Enhancing Safety in Treasure Beach: TPDCo Installs Caution and No Swimming Signs Along Coastline

Treasure Beach, renowned for its symbolic bays, coves, and beaches, has long been a favoured destination for locals and tourists alike. However, the community has faced tragic incidents of drowning over the years, largely attributed to strong currents and insufficient swimming skills. In response to these challenges, the Tourism Product Development Company Ltd. (TPDCo.) has undertaken proactive measures to enhance safety along the coastline by installing caution and no swimming signs. 

One of the eleven newly installed signs along the Treasure Beach coastline, warning beachgoers of potential hazards. As part of a collaborative effort led by the Tourism Product Development Company Ltd. (TPDCo.), these signs aim to enhance safety and promote responsible tourism practices in the destination area.

The initiative, spearheaded by TPDCo. with technical support from the National Environmental and Planning Agency (NEPA), has been approved by the St. Elizabeth Municipal Corporation. Consultative input from stakeholders, including the BREDS Foundation, local community members as well as the Member of Parliament for South West St. Elizabeth, Honourable Floyd Green, guided the strategic placement and design of the signs. 

A total of eleven “Caution” signs and seven “No Swimming” signs have been erected. According to the Director of Product Quality and Community Tourism at TPDCo., Mr. Lionel Myrie, the signs were strategically placed across ten (10) locations namely: Great Bay, Ponty Hole, Tranquility Bay, Old Wharf Beach, Calabash Bay (Eastern), Calabash Bay (Western), Frenchman Bay, John Rocks Point, Billy’s Bay and Fort Charles Beach. Mr. Myrie highlighted the collaborative nature of the project, stating, “We were guided by the citizens of the community as to where to put the signs.” This approach underscores TPDCo.’s commitment to prioritizing the safety and well-being of both residents and visitors.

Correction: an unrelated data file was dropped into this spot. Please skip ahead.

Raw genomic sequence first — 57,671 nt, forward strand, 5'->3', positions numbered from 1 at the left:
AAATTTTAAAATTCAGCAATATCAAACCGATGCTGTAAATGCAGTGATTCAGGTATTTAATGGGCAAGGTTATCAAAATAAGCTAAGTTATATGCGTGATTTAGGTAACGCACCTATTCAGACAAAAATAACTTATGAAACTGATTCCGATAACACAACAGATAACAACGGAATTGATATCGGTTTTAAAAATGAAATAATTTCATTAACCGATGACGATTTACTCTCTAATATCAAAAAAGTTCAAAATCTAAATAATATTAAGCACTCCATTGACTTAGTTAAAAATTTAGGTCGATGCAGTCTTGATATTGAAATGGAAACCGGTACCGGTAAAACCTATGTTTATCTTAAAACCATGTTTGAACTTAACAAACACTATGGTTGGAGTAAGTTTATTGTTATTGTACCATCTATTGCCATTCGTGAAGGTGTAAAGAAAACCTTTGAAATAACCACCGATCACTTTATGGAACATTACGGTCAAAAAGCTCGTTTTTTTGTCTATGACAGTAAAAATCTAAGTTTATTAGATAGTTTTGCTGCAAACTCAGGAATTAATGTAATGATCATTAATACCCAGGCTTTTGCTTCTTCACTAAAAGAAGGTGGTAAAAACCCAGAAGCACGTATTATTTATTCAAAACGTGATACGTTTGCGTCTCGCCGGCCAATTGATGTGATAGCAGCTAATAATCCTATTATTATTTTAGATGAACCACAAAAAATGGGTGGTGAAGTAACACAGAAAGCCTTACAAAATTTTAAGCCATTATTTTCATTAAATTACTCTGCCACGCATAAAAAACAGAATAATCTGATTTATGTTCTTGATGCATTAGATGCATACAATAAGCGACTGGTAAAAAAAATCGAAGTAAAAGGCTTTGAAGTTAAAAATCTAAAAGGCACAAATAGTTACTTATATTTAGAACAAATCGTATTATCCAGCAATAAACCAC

Commenting on the significance of the project, Member of Parliament for South West St. Elizabeth, Honourable Floyd Green stated, “This is part of our Destination Assurance drive, and I believe that Treasure Beach has the best community tourism product in the region.” With that reason, MP Floyd Green stressed the importance of ensuring visitor safety and highlighted the need to educate individuals about the potential risks associated with swimming in certain areas of Treasure Beach. 

One of the seven ‘No Swimming’ signs installed by a signage company contracted by TPDCo along the Treasure Beach coastline. These signs mark areas deemed unsafe for swimming due to strong currents and previous incidents. This installation is part of a collaborative effort led by TPDCo and local stakeholders, aiming to enhance visitor safety and promote responsible tourism practices.

Moreover, MP Floyd Green outlined plans for further safety measures, including the training and certification of local citizens as lifeguards during high traffic seasons. He emphasized the importance of community involvement in safeguarding the well-being of all beachgoers. 

The installation of caution and no swimming signs represents another measure within a comprehensive strategy to enhance safety and promote responsible tourism practices in Treasure Beach. MP Floyd Green expressed optimism about the positive impact of these measures on visitor safety and overall tourism experiences, noting that while not all waters in Treasure Beach are off-limits, it is crucial to provide clear information to ensure the safety of all beachgoers.